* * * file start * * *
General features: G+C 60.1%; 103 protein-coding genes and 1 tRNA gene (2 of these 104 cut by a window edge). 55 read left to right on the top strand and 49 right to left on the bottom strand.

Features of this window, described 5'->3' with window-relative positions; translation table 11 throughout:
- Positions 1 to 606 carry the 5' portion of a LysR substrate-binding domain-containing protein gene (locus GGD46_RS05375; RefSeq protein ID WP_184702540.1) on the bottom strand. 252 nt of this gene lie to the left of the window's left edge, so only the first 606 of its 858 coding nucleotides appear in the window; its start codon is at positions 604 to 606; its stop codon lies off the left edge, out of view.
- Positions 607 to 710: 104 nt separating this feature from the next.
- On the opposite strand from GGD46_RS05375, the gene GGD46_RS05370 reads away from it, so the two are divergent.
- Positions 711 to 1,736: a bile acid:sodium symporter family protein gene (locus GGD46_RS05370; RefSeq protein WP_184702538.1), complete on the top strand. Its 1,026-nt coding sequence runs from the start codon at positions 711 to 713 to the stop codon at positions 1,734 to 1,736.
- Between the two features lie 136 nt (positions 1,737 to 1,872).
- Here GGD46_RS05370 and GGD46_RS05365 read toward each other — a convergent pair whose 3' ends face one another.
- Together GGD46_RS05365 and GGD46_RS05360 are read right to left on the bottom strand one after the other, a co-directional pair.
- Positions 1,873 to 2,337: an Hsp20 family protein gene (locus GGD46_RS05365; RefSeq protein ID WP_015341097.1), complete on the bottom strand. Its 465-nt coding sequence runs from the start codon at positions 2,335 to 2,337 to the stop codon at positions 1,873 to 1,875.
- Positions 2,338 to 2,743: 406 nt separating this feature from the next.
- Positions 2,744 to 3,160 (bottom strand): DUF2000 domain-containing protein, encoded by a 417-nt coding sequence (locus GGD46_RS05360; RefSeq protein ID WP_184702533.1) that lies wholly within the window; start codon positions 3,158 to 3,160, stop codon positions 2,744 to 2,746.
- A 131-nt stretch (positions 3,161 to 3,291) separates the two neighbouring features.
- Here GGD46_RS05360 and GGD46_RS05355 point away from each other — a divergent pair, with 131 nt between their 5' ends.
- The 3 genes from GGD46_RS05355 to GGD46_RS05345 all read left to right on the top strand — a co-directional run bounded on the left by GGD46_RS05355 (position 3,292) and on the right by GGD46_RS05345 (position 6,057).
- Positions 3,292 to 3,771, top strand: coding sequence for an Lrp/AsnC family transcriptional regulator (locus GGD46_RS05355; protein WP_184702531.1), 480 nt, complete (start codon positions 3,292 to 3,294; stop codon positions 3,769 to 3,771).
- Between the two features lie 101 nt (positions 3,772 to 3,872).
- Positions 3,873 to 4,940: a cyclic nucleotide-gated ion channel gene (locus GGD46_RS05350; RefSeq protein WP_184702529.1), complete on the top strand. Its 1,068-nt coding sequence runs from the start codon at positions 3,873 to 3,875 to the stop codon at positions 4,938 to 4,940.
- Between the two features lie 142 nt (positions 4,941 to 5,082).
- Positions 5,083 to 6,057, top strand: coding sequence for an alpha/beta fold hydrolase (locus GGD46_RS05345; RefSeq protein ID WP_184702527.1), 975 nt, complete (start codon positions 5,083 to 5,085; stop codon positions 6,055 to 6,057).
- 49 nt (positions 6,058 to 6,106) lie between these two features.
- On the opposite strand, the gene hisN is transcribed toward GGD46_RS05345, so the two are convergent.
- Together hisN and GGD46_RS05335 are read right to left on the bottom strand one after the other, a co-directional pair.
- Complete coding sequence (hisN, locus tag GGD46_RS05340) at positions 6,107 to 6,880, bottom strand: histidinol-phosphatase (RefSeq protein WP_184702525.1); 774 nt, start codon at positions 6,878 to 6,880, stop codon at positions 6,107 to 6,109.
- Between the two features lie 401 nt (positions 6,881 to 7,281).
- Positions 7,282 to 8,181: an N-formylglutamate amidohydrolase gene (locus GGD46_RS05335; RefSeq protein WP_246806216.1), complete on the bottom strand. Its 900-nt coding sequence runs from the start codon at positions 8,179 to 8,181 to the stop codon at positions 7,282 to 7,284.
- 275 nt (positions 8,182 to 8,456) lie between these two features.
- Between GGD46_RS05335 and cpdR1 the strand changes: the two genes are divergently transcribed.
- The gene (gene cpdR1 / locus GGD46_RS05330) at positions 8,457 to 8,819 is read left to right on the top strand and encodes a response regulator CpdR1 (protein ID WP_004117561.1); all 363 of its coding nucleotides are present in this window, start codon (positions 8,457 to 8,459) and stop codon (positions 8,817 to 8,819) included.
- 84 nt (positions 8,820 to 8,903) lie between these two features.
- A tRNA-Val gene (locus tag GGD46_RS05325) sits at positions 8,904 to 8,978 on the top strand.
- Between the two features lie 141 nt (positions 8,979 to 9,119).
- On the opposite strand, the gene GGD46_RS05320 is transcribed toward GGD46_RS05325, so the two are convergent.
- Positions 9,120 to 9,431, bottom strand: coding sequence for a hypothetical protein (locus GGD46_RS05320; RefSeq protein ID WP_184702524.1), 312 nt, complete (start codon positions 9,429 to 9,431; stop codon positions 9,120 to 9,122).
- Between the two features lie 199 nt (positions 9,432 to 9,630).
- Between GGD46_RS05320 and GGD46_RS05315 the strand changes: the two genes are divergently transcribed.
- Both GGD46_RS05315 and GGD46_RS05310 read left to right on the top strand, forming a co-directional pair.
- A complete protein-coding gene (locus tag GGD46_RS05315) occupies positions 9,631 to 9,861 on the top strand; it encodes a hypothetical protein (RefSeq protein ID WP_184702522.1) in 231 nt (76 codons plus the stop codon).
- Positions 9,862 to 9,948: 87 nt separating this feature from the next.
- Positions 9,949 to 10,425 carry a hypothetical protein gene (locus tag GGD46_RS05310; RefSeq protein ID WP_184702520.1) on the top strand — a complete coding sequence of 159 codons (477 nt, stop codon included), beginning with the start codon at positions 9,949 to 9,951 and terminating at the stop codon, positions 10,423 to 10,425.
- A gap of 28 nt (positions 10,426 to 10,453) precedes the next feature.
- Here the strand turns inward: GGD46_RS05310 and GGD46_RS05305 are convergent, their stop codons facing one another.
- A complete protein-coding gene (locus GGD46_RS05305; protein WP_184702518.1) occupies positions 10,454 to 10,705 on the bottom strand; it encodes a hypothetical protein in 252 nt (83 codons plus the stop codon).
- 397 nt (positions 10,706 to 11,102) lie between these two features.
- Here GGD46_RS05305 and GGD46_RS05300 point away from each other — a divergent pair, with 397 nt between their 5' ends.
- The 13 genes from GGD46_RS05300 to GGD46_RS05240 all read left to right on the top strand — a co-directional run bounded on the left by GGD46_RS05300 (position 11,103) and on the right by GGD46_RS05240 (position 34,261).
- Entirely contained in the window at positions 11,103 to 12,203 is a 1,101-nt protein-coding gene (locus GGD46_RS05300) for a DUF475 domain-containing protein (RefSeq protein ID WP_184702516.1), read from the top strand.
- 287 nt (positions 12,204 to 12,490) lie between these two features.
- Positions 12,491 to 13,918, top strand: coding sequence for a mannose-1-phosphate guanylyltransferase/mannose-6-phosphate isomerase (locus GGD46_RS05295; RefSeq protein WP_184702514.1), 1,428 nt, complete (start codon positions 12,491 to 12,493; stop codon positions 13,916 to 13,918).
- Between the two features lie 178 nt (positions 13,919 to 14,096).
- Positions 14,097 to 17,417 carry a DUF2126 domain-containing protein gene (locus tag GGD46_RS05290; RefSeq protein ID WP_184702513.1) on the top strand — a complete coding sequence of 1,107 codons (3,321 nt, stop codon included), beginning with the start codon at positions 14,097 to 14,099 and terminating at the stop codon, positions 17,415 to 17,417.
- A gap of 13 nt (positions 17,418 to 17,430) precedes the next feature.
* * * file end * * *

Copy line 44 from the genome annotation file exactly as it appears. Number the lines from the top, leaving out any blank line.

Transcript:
- 397 nt (positions 10,706 to 11,102) lie between these two features.